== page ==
This afternoon the Council approved an ordinance lifting restrictions on money budgeted for rolling out body-worn cameras to all Seattle Police Department officers.
The vote was 6-2, with Council member Lisa Herbold absent and Council members Mike O’Brien and Kshama Sawant voting “no.”
The concerns raised today, both in public comment and by O’Brien and Sawant, mirror the ones discussed in committee last week.
A main issue deals with finding the right balance between using the cameras as a tool to hold police officers accountable for their behavior, and the police using them to collect evidence against suspects. Linked to that is the question of how much discretion officers have to turn the cameras off, combined with an official policy that police officers won’t be disciplined for good-faith decisions to turn the camera off. Together that seems to some as a large loophole for police officers.
O’Brien also raised concerns about use of the data collected by “other jurisdictions.” Specifically, he worries that the state government’s Public Records laws will not guard Seattle residents’ privacy, and that the Trump administration will have unfettered access to the data to whatever end they wish.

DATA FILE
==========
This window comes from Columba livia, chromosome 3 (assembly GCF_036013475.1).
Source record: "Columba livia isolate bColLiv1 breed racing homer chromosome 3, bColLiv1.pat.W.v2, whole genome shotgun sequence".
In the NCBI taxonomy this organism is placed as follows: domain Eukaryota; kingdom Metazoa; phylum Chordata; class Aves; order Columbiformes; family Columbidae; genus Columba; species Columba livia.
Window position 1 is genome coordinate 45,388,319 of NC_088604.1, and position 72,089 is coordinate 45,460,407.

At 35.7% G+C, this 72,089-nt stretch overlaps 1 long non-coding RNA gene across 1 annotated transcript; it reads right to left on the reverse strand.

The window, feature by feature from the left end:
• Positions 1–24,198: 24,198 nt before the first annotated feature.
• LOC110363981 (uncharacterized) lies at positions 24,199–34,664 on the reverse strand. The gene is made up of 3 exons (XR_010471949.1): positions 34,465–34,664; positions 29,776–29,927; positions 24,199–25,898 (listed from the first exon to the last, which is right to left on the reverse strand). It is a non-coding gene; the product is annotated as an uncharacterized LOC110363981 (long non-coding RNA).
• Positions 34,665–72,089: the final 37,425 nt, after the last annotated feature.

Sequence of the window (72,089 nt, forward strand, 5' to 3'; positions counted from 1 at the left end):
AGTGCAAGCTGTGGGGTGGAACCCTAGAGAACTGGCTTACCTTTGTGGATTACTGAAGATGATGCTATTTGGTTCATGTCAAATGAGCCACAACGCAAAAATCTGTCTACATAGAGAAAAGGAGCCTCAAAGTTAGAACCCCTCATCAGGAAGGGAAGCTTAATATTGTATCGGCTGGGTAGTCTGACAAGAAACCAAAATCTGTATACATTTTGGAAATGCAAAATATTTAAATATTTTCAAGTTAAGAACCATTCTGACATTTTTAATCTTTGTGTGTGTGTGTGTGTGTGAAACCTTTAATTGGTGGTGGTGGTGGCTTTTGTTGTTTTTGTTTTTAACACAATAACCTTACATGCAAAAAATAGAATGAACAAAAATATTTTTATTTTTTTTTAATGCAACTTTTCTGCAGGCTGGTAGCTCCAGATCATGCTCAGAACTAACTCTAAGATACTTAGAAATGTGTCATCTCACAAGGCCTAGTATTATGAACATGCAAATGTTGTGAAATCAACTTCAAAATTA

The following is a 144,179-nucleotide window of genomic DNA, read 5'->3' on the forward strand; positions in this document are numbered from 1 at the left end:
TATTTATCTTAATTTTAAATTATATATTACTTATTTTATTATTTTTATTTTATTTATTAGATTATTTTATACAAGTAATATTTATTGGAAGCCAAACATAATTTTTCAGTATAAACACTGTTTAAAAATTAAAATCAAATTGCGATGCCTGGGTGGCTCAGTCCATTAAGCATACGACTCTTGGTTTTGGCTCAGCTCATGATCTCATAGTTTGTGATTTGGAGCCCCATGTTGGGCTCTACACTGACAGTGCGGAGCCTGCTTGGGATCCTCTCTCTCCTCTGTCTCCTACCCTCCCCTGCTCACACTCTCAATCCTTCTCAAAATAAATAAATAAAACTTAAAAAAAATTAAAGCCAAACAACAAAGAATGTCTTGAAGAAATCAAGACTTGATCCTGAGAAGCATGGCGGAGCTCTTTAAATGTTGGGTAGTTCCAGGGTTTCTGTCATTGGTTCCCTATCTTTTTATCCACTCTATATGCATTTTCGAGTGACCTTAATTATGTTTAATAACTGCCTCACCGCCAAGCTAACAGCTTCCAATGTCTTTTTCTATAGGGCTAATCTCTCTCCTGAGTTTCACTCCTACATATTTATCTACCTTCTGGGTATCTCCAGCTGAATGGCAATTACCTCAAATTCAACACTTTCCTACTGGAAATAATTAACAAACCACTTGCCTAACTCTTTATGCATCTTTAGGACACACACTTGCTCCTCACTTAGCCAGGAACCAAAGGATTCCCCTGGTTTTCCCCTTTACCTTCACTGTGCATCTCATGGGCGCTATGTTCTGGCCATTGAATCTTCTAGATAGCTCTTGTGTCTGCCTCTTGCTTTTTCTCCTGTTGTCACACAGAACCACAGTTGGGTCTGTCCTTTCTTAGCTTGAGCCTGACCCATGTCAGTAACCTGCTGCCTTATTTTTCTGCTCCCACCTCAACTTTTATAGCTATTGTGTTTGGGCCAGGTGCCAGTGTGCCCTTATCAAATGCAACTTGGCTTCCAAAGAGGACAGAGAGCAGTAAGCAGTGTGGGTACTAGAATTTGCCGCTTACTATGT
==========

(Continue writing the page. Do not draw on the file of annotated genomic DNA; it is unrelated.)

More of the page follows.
Council members Tim Burgess and Bruce Harrell came to the defense of the department and the policy, noting that it is explicit in the types of discretion that officers have and citing studies showing that hundreds of police departments have successfully deployed the cameras (including around 50 in Washington) and have seen police use of force decline as a result.
Council member Lorena Gonzalez, sponsor of the bill, explained that the policy will continue to evolve over time, and that the police department has committed to ongoing engagement with the community to gather feedback and learn. She also said that her committee will receive quarterly reports from SPD on the implementation and if it doesn’t have the desired effects the program can be terminated later.
Don’t expect the cameras to show up immediately; today’s vote freed up the funds, but the cameras need to be purchased and delivered, the officers need to be trained, and the IT systems to collect and manage the data need to be set up. And people need to be hired to do all of this. SPD officials said last week that they would deploy the cameras precinct-by-precinct over the course of the year.